Vol. 2, Issue 27, July 13, 2004
Dr. Watson Cures All.

Hyperbole up One Million Percent, Say Experts

The use of hyperbole in American media has increased an astonishing one million percent in the past five years, say media experts, and there is no sign that the trend will abate anytime soon.

"In the late nineties, people were saying that the media had already gone too far in its sensationalism," said Robert Kubey, director for the Center for Media Studies at Rutgers University. "But since then it's gotten even worse. Not to be alarmist, but this is the worst downturn in media quality I've ever seen in my life."

The Center has released a report alleging that virtually all television news now being broadcast is completely exaggerated and/or inaccurate, and that even shows aired immediately before or after the news have been subject to increasing sensationalism and hype.

"The networks have packed in so much drama and hyperbole into the news that they are having to let some spill over into nearby programming," warned Kubey. "While our study didn't examine possible health effects, I think this could well be fatal to children and the elderly, who should consequently stay away from the news at all times."

The hyperbole has been fanned to unprecedented heights in part due to the war in Iraq, where media coverage was highly prevalent and highly controlled by both sides. For many analysts, new peaks were hit during the war, when Iraqi Information Minister Muhammed Saeed al-Sahaf was describing sweeping Iraqi triumphs, including counterstrikes that allegedly left parts of Pennsylvania and Ohio in ruins, while Fox News was describing the complete destruction of Baghdad, with President Bush personally dropping nuclear bombs on each of Saddam's palaces on four successive days in 2003.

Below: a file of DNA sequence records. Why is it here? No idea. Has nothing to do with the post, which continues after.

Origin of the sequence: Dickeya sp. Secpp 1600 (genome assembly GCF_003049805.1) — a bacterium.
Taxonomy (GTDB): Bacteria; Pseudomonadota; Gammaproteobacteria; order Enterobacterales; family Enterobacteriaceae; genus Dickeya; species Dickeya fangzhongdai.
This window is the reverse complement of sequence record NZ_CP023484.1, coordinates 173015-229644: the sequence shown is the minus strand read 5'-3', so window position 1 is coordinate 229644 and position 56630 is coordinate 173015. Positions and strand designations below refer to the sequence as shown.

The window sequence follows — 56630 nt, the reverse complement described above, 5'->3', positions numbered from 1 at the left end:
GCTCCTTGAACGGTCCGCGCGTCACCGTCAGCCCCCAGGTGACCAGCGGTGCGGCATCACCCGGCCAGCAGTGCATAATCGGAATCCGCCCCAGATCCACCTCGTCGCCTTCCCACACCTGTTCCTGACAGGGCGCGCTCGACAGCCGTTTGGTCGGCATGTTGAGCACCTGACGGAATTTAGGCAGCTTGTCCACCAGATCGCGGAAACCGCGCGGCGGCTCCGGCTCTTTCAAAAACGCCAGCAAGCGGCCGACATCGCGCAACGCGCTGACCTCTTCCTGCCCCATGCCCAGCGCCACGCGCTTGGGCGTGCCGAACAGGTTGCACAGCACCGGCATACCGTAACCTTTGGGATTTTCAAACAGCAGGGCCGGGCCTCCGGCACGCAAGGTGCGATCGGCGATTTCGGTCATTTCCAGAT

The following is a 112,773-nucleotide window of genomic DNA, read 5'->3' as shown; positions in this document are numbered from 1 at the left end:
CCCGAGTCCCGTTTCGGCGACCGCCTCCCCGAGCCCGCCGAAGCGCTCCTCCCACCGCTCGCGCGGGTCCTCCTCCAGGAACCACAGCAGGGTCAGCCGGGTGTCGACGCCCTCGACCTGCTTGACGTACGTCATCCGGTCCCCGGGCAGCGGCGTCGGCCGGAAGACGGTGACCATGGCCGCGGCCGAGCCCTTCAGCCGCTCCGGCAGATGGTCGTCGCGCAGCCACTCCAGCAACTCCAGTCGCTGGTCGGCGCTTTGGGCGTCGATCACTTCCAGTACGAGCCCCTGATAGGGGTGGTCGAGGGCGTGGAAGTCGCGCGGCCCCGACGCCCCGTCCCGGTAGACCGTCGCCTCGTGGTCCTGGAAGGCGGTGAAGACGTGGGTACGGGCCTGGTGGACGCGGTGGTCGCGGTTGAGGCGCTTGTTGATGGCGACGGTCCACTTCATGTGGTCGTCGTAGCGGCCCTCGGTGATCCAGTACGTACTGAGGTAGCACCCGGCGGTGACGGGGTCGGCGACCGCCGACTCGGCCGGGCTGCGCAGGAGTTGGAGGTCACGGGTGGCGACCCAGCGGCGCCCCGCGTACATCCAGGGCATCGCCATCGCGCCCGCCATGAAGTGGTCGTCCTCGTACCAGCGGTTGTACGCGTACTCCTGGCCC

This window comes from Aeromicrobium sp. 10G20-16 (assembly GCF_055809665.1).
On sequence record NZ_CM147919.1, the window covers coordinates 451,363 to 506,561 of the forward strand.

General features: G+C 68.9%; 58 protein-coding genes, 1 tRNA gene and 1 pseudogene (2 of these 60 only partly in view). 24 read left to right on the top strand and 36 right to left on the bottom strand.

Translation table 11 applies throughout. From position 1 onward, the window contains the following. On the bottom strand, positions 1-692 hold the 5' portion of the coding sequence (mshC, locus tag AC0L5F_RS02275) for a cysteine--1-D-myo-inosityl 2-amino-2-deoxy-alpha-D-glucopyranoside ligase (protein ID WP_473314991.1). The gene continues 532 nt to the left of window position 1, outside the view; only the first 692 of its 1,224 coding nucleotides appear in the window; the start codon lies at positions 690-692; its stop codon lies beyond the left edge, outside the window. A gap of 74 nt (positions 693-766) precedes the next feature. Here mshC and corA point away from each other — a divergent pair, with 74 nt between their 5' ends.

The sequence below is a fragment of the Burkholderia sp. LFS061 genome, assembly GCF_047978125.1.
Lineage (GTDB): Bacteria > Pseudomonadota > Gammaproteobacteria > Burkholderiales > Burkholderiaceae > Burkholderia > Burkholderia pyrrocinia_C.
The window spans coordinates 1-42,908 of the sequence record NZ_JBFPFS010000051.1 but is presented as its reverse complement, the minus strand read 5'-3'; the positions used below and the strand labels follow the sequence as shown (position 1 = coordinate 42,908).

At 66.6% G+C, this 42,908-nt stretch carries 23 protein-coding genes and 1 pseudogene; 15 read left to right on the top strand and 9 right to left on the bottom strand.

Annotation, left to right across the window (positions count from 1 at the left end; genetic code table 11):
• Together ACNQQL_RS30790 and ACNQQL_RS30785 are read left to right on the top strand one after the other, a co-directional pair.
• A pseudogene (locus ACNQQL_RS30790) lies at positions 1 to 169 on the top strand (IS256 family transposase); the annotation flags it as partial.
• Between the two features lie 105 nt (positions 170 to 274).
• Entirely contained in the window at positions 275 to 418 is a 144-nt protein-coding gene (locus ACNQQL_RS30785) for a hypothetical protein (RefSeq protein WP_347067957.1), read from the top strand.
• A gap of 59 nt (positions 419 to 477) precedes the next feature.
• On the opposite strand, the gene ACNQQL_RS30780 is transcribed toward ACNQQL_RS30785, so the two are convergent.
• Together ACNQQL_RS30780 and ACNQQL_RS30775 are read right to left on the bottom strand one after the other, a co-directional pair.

"It's really just a verbal reflection of the American drive to super-size everything," said media analyst Paulie Grasso. "We drive eight-ton SUVs, drinking quart-sized cups of coffee, following the record-breaking achievements of steroid-enhanced athletes who can bench-press a moose. We are living large, and our language needs to keep pace. Only superlatives will do at this point."

Mainstream media outlets leapt to condemn the Rutgers report, declaring it patently false and legally actionable. Media tycoon Rupert Murdoch's spokeman in New York, Howard Rubenstein, held a press conference to announce a record-breaking lawsuit in response.

"This irresponsible study could well lead to the end of Western civilization as we know it," stated a grim Rubenstein. "Conservatively, we estimate the damage done to our credibility could run into billions of dollars and we are suing Rutgers University accordingly." Analysts speculate that such a lawsuit could spell the end of independent academic research in the United States, and a possible 100% drop in literacy over a five-year period.

The White House has taken a somewhat ambiguous stand on the issue. The President, when asked what he thought of all the hyperbolic excess, simply shook his head sadly.

"I always said giving out hyperbolic needles was no solution to America's drug problem," he said. "It's sad that it took a study like this to make people see the truth."

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